Visual Discussion of Anterior Pelvic Tilt

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Last week, we began a discussion of the tailbone and within that comes the discussion of the anterior and posterior pelvic tilt.

If you haven’t read those articles,  you can read them here:

Tucking Your Tail & Other Misadventures That Fire Off Your Fight Flight Nervous System

Further Musing On Tailbone Tucking

Bridget is in my program and has been doing a joint mentoring program I’ve been running with Kate Sandel. She identifies with the “anterior pelvic tilt” and as part of her work the last couple of weeks, we have been working on the following:

– The position of her heart and hyoid, by sensing the hearts relationship to the manubrium and noticing the angle of her jaw in relationship to the ground

– Changing/ sensing her rib angle so that her shoulder girdle can lift up off of the ribs and change the force output through the pelvis, allowing the centreline to begin to move, the pelvis to untuck and the lumbar spine to move back out of the tube of the body

– Working with her movement arcs and balance lines at both walk and trot

If I had had her press down through her sit-bones and tail, she would have created more compression and force through both her body and her horses (and more pain and wearing long term as a result).

More detailed descriptions on the photos. Thank you so much Bridget for letting me share these!

❤️ Jane

Photo One {Before}

Week One with Markers

Here, Bridget is in a more pronounced posterior tilt or tuck of the pelvis. It appears to be anteriorly tilted to the eye, but structurally, the pelvis is actually more tucked.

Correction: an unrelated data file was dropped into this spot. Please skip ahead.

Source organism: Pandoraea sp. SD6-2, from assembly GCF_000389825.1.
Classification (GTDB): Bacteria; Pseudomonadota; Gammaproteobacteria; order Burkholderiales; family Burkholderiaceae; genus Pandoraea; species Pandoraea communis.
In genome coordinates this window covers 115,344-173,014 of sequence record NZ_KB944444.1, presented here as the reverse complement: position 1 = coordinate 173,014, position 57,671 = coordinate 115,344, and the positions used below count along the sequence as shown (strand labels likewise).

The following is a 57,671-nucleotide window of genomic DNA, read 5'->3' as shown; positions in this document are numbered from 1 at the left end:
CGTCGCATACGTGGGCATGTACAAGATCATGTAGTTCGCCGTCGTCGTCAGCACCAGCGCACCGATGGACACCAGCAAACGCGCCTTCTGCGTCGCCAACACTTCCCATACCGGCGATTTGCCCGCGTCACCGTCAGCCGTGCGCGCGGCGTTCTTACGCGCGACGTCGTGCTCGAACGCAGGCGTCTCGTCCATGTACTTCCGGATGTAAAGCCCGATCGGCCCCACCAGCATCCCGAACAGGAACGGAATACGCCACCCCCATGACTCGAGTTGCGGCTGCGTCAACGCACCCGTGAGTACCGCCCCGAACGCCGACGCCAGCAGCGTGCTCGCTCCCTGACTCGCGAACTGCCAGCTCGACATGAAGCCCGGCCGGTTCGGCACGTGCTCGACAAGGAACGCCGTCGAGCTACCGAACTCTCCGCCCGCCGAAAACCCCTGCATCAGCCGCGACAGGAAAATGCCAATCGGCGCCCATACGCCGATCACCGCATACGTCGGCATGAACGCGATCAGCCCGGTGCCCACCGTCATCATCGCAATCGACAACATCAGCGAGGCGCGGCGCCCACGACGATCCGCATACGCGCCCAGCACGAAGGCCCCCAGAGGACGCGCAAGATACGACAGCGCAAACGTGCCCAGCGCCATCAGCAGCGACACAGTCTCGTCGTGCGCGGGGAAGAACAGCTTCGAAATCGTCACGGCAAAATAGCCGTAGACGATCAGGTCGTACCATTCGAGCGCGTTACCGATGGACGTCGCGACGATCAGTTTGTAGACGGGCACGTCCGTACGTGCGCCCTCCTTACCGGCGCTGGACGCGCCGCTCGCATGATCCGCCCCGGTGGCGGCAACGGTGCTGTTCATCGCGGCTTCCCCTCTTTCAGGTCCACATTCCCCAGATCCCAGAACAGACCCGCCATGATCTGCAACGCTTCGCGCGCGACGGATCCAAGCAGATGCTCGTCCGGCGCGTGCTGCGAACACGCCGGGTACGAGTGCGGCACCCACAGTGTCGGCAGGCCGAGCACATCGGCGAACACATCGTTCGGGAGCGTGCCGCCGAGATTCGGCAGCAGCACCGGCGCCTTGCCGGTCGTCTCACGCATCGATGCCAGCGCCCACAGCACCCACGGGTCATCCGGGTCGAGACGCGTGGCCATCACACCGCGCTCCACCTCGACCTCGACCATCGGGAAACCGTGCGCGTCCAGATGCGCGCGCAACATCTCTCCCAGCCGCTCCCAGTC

We know this for a few different reasons:

– The line between the PSIS and ASIS is more flat. In parasympathetic, or “neutral”, this line is actually quite steep, from PSIS at the back to ASIS at the front. The more flat line indicates the tucking of the tail under, despite this being what many would call a forward tilting pelvis.

– The Ribs are behind the head here or the occiput, another indicator of the pelvic tuck. If Bridget were given the instruction to tuck her tail, she may “feel” better (she would have more leverage and be more “fixed”) but she would be compressing her structure even more, and not riding with a seat that was balanced and adaptable.

– As the cervical spine gets pushed forward, the chin is now our of relationship with the breastbone

– If the ribs and torso were allowed to assume the position in line with the pelvis, it would be impossible to be upright. The lumbar spine then needs to move in which changes:

– Intestine orientation at the front of the body
– Glute position

… meaning there’s more tissue in front and behind, giving the impression of the pelvis being tilted forward.

The drawing in of the ASIS also creates more bulk of tissue on the thighs

Photo 2- After


Week Two With Markers:

– Here, the position of the ASIS to PSIS has changed, and the angle has become steeper, showing the untucking of the pelvis

– The ribs are now relating to the head and occiput and aren’t so far out behind the body

– Chin/ head/ manubrium relationship are more established


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